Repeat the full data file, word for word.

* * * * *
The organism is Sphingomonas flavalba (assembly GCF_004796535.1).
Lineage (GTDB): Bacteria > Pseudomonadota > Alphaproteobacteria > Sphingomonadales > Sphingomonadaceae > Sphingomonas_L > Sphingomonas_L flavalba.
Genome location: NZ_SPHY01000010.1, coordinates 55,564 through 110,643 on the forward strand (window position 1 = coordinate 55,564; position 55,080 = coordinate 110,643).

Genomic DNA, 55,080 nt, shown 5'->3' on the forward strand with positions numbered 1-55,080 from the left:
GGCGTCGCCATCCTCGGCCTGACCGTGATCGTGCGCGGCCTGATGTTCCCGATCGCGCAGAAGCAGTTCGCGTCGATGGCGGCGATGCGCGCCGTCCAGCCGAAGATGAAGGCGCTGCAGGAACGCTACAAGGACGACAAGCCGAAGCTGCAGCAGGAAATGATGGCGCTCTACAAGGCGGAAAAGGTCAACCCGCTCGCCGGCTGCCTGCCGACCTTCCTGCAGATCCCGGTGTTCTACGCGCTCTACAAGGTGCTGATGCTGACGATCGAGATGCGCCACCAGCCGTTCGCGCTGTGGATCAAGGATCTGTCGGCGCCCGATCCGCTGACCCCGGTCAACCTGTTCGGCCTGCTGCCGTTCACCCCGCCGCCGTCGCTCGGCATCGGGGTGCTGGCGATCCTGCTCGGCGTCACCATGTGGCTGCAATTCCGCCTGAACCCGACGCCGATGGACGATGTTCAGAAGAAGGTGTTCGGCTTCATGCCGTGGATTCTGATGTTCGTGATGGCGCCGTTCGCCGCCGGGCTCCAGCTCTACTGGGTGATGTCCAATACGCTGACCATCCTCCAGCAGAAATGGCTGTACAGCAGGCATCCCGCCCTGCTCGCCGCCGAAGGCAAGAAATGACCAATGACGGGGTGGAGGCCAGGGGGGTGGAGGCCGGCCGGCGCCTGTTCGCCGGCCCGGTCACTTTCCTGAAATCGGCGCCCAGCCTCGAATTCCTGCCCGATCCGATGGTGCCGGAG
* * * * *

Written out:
The organism is Sphingomonas flavalba (assembly GCF_004796535.1).
Lineage (GTDB): Bacteria > Pseudomonadota > Alphaproteobacteria > Sphingomonadales > Sphingomonadaceae > Sphingomonas_L > Sphingomonas_L flavalba.
Genome location: NZ_SPHY01000010.1, coordinates 55,564 through 110,643 on the forward strand (window position 1 = coordinate 55,564; position 55,080 = coordinate 110,643).

Genomic DNA, 55,080 nt, shown 5'->3' on the forward strand with positions numbered 1-55,080 from the left:
GGCGTCGCCATCCTCGGCCTGACCGTGATCGTGCGCGGCCTGATGTTCCCGATCGCGCAGAAGCAGTTCGCGTCGATGGCGGCGATGCGCGCCGTCCAGCCGAAGATGAAGGCGCTGCAGGAACGCTACAAGGACGACAAGCCGAAGCTGCAGCAGGAAATGATGGCGCTCTACAAGGCGGAAAAGGTCAACCCGCTCGCCGGCTGCCTGCCGACCTTCCTGCAGATCCCGGTGTTCTACGCGCTCTACAAGGTGCTGATGCTGACGATCGAGATGCGCCACCAGCCGTTCGCGCTGTGGATCAAGGATCTGTCGGCGCCCGATCCGCTGACCCCGGTCAACCTGTTCGGCCTGCTGCCGTTCACCCCGCCGCCGTCGCTCGGCATCGGGGTGCTGGCGATCCTGCTCGGCGTCACCATGTGGCTGCAATTCCGCCTGAACCCGACGCCGATGGACGATGTTCAGAAGAAGGTGTTCGGCTTCATGCCGTGGATTCTGATGTTCGTGATGGCGCCGTTCGCCGCCGGGCTCCAGCTCTACTGGGTGATGTCCAATACGCTGACCATCCTCCAGCAGAAATGGCTGTACAGCAGGCATCCCGCCCTGCTCGCCGCCGAAGGCAAGAAATGACCAATGACGGGGTGGAGGCCAGGGGGGTGGAGGCCGGCCGGCGCCTGTTCGCCGGCCCGGTCACTTTCCTGAAATCGGCGCCCAGCCTCGAATTCCTGCCCGATCCGATGGTGCCGGAG